While the traditional method of buying a new puppy historically would involve checking out pet shops, local newspaper and magazine classifieds, phoning around local breeders who advertise in directoriesand possibly looking for adverts in shop windows, today, the vast majority of people who are seeking to buy a new dog or puppy are likely to turn first to the internet, with websites such as this one designed to put buyers and sellers in touch with each other.
This means that the methods by which people buy and sell puppies have changed significantly over the last ten to fifteen years, and made it much easier for those seeking to buy or sell to find their matches. This has naturally come with a lot of advantages for both parties, and also, provided a platform for people to discuss the relative merits of various different options, but much as with anything else concerning buying and selling on the internet, some challenges have arisen as part of this as well.
Pets4Homes is the largest pet classifieds website in the UK, and we take that responsibility very seriously. We actively seek to identify and remove adverts placed by unscrupulous or unregulated professional breeders or puppy farmers, and reject a significant number of adverts every week for these very reasons. We also work with a range of animal welfare organisations and charities such as the CARIAD Campaign and PAAG in order to help to end puppy farming and questionable breeding practices, and to educate the general public by providing advice on what to look for when buying a new puppy or dog.
However, when it comes to buying online, and particularly when the life and welfare of an animal is at stake, the phrase “caveat emptor” or “buyer beware” comes to mind, and every potential puppy buyer who is searching the online adverts for that perfect pet has a responsibility too, to make sure that their purchase is the right one, both for themselves, and for animals as a whole.
In this article, we will share some tips and advice on how potential dog and puppy buyers can make responsible buying decisions when it comes to shopping on the internet, and steps that you can take to ensure that your purchase does not contribute to puppy farming, backyard breeding or other unscrupulous endeavours. Read on to learn more.
So you’ve found an advert that looks just up your street-right breed, right type, right price and right place. But before you rush into arranging a visit, stop-it is worth doing a little online research to see the sort of patterns that the seller follows when it comes to their adverts and activities.
If a seller is registered with the Kennel Club and makes no secret about the fact that they are a professional breeder, this adds a level of protection for you, but if an advert seems at a glance to be a private sale of a one-off litter and yet the same advertiser or phone number is associated with a range of other adverts on the internet for dogs and puppies, question why this is not clear at the outset.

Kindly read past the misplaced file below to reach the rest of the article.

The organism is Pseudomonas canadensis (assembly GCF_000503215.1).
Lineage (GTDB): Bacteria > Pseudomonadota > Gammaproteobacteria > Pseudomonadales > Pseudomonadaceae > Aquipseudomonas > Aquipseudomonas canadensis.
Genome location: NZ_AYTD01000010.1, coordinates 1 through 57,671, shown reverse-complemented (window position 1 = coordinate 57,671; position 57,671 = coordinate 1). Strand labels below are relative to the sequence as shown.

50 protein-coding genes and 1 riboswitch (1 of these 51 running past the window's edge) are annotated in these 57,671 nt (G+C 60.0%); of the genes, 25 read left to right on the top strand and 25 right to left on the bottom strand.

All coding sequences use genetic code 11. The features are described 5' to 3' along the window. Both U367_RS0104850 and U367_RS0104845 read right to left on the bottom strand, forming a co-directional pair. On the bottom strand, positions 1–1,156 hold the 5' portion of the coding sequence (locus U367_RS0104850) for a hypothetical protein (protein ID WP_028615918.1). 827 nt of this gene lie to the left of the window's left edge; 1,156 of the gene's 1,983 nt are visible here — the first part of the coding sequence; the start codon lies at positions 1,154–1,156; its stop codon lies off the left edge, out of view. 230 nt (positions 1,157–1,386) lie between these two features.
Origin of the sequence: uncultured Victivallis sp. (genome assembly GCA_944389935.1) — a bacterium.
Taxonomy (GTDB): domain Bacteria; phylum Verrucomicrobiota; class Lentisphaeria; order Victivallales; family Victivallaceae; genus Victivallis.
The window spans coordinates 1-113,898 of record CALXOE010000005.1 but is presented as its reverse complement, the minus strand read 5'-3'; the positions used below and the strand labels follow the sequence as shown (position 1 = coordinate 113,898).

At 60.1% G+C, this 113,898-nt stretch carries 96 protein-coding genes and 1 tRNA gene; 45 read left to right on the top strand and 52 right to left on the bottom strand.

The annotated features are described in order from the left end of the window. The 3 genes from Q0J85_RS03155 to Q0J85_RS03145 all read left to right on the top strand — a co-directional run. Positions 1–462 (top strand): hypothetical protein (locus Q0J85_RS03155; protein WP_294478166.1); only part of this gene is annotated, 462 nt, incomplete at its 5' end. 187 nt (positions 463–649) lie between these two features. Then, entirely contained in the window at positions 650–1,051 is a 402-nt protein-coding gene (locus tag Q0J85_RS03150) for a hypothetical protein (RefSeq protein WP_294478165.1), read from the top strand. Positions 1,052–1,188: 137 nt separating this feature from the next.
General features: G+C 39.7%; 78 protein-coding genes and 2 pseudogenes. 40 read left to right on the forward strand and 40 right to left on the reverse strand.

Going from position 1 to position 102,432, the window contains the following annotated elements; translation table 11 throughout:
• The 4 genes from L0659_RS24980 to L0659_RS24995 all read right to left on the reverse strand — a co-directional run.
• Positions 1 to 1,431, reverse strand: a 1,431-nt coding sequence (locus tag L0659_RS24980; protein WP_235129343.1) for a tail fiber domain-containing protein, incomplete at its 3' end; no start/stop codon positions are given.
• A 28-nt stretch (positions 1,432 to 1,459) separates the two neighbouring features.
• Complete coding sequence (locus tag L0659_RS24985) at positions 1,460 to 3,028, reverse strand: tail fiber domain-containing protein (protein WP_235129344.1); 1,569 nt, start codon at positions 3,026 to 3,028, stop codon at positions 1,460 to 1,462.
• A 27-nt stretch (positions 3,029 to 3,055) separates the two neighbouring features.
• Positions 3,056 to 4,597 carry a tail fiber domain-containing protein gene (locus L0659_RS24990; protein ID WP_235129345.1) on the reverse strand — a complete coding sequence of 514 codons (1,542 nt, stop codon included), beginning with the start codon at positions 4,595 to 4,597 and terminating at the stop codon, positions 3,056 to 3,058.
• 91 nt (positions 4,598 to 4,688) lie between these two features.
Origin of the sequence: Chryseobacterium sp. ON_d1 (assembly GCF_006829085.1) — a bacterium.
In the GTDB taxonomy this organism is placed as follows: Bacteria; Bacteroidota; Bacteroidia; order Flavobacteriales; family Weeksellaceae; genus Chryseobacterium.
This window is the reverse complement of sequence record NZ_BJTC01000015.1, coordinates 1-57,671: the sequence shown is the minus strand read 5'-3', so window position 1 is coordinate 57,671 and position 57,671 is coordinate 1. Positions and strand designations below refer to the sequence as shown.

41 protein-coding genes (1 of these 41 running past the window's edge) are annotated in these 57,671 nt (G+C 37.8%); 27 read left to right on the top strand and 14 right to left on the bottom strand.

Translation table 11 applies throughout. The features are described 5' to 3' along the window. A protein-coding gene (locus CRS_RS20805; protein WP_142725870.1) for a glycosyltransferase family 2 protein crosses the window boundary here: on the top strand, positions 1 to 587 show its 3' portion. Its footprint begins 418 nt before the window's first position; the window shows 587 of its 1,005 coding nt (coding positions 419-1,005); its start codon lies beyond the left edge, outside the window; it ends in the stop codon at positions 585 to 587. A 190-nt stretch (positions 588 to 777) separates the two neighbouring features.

On every advert on the Pets4Homes website you will notice we have a detailed buying checklist directly under the advert description, which has a checklist of advice you should read and follow before you even contact an advertiser. The advice is very important and is there to both inform you and protect you as a buyer. If you are not confident that the advertiser is following the advice we give then it is advisable that you do not buy or adopt a pet from them.
When you make your first call to the potential puppy seller, you should ask them a lot of questions about the litter, the parent dogs, and their general breeding endeavours. The seller should be able to answer everything that you ask without any hesitation and with plenty of confidence, and be well informed and plausible in what they are saying.
If you call a seller who says that the dog you are enquiring about is unavailable but they can offer you an alternative, find out more. Is it a pup from another litter, are they breeding on a larger scale than you first thought, and are they registered to do this?
Similarly, check on the phone that you will be visiting the dam and litter at their home and with their actual owner, and take it as a warning if you are asked to see or meet the dogs elsewhere, or if the dam will not be with them.
When you visit the litter, you will of course want to spend plenty of time checking out the puppies themselves! But as well as this, you should also be alert and switched on about other things, and assessing the seller too as part of your visit.
The dogs should be bonded with and close to the owner and this should be evident, and if there are any signs that the dogs do not really know the owner or live there all of the time, ask why this is. Look for signs that the property is not in common use, or that there might be other dogs or litters elsewhere on the premises too.
If something pings your radar when you’re talking to a seller or when you visit and you think that something is just not how it seems, or you have any concerns about the welfare or wellness of the dogs that you have visited, do something about it-and this does not mean “rescue-buying” one of their puppies! Report any questionable adverts to us here at Pets4Homes using the direct link on each advert, and if necessary, contact the RSPCA and your local council licencing department too.